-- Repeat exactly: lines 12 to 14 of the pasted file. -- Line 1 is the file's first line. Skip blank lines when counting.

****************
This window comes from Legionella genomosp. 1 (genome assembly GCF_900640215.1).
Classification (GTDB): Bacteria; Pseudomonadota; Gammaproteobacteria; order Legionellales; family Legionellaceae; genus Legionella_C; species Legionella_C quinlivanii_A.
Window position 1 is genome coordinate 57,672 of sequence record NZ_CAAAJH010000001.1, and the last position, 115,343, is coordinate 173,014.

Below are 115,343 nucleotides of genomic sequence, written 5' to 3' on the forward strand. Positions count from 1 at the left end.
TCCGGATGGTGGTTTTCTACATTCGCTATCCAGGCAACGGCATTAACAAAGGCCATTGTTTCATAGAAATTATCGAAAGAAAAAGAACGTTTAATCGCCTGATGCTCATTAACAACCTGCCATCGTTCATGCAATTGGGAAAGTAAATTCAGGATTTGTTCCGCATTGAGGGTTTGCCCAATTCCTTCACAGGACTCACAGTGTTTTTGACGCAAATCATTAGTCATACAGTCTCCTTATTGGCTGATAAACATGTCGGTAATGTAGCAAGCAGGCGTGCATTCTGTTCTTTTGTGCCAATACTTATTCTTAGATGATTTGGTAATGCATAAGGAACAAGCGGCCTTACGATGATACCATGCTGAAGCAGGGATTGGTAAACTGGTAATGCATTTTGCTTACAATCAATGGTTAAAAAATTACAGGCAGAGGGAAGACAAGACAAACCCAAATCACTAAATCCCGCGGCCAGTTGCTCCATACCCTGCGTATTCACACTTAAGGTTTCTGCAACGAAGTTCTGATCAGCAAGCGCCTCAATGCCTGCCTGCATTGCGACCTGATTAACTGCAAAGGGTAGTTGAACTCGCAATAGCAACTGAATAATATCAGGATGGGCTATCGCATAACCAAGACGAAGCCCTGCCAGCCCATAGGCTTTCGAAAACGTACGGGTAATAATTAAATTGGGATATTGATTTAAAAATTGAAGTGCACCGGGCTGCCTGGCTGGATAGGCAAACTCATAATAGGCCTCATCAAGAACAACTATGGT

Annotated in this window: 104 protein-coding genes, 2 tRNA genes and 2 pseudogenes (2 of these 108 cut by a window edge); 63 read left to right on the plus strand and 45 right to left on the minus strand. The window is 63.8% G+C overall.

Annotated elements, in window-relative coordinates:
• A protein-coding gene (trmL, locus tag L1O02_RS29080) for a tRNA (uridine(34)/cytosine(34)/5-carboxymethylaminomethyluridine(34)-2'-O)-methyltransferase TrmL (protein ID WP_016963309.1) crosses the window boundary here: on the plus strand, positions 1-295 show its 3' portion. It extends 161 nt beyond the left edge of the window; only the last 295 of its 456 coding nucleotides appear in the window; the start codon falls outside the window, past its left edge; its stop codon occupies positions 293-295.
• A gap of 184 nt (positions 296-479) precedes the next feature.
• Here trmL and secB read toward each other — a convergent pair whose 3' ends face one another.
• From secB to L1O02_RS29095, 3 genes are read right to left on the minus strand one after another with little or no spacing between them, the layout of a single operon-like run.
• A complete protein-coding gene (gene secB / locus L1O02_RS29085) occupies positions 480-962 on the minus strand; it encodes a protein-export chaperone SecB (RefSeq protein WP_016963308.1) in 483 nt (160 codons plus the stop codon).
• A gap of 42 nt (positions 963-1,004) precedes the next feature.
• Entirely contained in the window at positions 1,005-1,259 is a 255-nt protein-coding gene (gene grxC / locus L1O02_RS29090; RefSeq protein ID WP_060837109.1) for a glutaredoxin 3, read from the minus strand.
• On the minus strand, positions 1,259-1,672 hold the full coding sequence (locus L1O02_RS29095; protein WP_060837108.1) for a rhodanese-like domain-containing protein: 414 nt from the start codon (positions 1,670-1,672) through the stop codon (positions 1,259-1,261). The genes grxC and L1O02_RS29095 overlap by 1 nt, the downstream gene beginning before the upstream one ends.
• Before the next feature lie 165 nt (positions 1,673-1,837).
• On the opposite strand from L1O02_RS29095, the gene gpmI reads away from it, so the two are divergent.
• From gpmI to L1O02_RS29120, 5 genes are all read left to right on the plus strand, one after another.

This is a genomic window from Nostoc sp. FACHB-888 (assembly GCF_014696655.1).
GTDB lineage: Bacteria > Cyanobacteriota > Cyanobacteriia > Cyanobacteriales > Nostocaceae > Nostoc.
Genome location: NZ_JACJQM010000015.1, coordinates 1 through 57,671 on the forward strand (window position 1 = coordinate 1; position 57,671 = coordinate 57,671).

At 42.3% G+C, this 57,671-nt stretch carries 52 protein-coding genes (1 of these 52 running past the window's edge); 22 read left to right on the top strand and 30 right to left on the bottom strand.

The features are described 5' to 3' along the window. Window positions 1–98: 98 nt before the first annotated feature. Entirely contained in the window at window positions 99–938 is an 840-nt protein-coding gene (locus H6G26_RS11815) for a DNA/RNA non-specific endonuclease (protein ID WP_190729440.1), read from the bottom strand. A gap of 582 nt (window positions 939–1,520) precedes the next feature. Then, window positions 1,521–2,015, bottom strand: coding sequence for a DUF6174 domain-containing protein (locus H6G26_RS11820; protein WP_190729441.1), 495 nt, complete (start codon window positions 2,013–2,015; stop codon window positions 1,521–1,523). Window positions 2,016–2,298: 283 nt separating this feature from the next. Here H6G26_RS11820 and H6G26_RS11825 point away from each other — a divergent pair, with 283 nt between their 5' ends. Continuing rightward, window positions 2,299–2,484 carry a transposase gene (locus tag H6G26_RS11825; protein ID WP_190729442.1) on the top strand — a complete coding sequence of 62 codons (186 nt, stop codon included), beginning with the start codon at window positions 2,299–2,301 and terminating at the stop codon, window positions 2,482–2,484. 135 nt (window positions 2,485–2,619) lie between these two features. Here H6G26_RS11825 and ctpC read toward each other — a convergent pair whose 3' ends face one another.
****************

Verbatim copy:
• A complete protein-coding gene (gene secB / locus L1O02_RS29085) occupies positions 480-962 on the minus strand; it encodes a protein-export chaperone SecB (RefSeq protein WP_016963308.1) in 483 nt (160 codons plus the stop codon).
• A gap of 42 nt (positions 963-1,004) precedes the next feature.
• Entirely contained in the window at positions 1,005-1,259 is a 255-nt protein-coding gene (gene grxC / locus L1O02_RS29090; RefSeq protein ID WP_060837109.1) for a glutaredoxin 3, read from the minus strand.